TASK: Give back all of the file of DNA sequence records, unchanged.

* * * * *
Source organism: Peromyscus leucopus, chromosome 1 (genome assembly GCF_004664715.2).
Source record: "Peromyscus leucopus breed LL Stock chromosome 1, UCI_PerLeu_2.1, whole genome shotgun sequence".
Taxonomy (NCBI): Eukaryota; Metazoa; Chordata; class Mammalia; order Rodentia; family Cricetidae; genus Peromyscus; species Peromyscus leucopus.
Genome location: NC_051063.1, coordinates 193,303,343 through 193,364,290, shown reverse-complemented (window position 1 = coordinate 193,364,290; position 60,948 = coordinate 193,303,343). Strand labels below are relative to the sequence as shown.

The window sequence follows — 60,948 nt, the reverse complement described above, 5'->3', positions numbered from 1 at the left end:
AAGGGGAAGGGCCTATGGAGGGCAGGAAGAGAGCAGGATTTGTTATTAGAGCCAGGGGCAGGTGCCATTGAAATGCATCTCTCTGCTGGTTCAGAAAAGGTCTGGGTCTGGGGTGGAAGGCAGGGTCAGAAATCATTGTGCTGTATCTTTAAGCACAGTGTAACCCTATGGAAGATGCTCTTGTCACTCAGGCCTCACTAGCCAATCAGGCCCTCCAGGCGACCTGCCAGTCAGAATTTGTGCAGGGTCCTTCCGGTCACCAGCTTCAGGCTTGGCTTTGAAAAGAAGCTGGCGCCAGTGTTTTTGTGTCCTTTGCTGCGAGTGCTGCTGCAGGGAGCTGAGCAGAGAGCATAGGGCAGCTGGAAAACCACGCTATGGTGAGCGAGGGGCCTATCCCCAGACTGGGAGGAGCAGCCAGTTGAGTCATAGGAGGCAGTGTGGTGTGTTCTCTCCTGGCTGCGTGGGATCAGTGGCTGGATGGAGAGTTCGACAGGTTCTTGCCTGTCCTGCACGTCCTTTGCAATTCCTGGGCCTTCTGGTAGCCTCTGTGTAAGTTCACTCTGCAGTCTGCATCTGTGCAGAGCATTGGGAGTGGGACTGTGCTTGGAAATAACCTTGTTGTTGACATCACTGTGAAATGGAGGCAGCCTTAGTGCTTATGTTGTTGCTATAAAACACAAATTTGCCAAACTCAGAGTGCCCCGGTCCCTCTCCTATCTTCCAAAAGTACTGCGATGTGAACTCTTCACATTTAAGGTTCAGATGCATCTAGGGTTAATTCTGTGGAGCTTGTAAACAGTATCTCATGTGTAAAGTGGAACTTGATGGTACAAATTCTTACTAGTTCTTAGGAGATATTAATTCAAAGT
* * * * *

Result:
Source organism: Peromyscus leucopus, chromosome 1 (genome assembly GCF_004664715.2).
Source record: "Peromyscus leucopus breed LL Stock chromosome 1, UCI_PerLeu_2.1, whole genome shotgun sequence".
Taxonomy (NCBI): Eukaryota; Metazoa; Chordata; class Mammalia; order Rodentia; family Cricetidae; genus Peromyscus; species Peromyscus leucopus.
Genome location: NC_051063.1, coordinates 193,303,343 through 193,364,290, shown reverse-complemented (window position 1 = coordinate 193,364,290; position 60,948 = coordinate 193,303,343). Strand labels below are relative to the sequence as shown.

The window sequence follows — 60,948 nt, the reverse complement described above, 5'->3', positions numbered from 1 at the left end:
AAGGGGAAGGGCCTATGGAGGGCAGGAAGAGAGCAGGATTTGTTATTAGAGCCAGGGGCAGGTGCCATTGAAATGCATCTCTCTGCTGGTTCAGAAAAGGTCTGGGTCTGGGGTGGAAGGCAGGGTCAGAAATCATTGTGCTGTATCTTTAAGCACAGTGTAACCCTATGGAAGATGCTCTTGTCACTCAGGCCTCACTAGCCAATCAGGCCCTCCAGGCGACCTGCCAGTCAGAATTTGTGCAGGGTCCTTCCGGTCACCAGCTTCAGGCTTGGCTTTGAAAAGAAGCTGGCGCCAGTGTTTTTGTGTCCTTTGCTGCGAGTGCTGCTGCAGGGAGCTGAGCAGAGAGCATAGGGCAGCTGGAAAACCACGCTATGGTGAGCGAGGGGCCTATCCCCAGACTGGGAGGAGCAGCCAGTTGAGTCATAGGAGGCAGTGTGGTGTGTTCTCTCCTGGCTGCGTGGGATCAGTGGCTGGATGGAGAGTTCGACAGGTTCTTGCCTGTCCTGCACGTCCTTTGCAATTCCTGGGCCTTCTGGTAGCCTCTGTGTAAGTTCACTCTGCAGTCTGCATCTGTGCAGAGCATTGGGAGTGGGACTGTGCTTGGAAATAACCTTGTTGTTGACATCACTGTGAAATGGAGGCAGCCTTAGTGCTTATGTTGTTGCTATAAAACACAAATTTGCCAAACTCAGAGTGCCCCGGTCCCTCTCCTATCTTCCAAAAGTACTGCGATGTGAACTCTTCACATTTAAGGTTCAGATGCATCTAGGGTTAATTCTGTGGAGCTTGTAAACAGTATCTCATGTGTAAAGTGGAACTTGATGGTACAAATTCTTACTAGTTCTTAGGAGATATTAATTCAAAGT